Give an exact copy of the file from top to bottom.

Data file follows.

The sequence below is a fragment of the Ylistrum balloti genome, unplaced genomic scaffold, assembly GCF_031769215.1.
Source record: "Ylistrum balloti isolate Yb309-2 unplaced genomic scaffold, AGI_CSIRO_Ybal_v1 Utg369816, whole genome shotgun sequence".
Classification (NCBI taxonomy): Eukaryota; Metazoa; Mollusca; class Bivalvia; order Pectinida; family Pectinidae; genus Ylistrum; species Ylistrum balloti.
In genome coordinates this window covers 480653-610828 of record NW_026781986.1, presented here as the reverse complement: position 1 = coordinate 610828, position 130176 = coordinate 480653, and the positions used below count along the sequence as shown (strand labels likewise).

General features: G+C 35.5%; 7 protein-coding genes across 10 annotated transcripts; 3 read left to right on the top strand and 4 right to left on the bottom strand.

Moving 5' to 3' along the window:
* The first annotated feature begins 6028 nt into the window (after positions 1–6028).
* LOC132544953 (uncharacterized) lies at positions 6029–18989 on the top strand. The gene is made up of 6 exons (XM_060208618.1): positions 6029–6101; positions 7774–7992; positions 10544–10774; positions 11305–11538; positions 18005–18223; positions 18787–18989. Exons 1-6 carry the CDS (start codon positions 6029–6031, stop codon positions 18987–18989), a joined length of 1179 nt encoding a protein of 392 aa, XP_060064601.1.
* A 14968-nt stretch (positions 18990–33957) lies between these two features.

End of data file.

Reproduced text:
The sequence below is a fragment of the Ylistrum balloti genome, unplaced genomic scaffold, assembly GCF_031769215.1.
Source record: "Ylistrum balloti isolate Yb309-2 unplaced genomic scaffold, AGI_CSIRO_Ybal_v1 Utg369816, whole genome shotgun sequence".
Classification (NCBI taxonomy): Eukaryota; Metazoa; Mollusca; class Bivalvia; order Pectinida; family Pectinidae; genus Ylistrum; species Ylistrum balloti.
In genome coordinates this window covers 480653-610828 of record NW_026781986.1, presented here as the reverse complement: position 1 = coordinate 610828, position 130176 = coordinate 480653, and the positions used below count along the sequence as shown (strand labels likewise).

General features: G+C 35.5%; 7 protein-coding genes across 10 annotated transcripts; 3 read left to right on the top strand and 4 right to left on the bottom strand.

Moving 5' to 3' along the window:
* The first annotated feature begins 6028 nt into the window (after positions 1–6028).
* LOC132544953 (uncharacterized) lies at positions 6029–18989 on the top strand. The gene is made up of 6 exons (XM_060208618.1): positions 6029–6101; positions 7774–7992; positions 10544–10774; positions 11305–11538; positions 18005–18223; positions 18787–18989. Exons 1-6 carry the CDS (start codon positions 6029–6031, stop codon positions 18987–18989), a joined length of 1179 nt encoding a protein of 392 aa, XP_060064601.1.
* A 14968-nt stretch (positions 18990–33957) lies between these two features.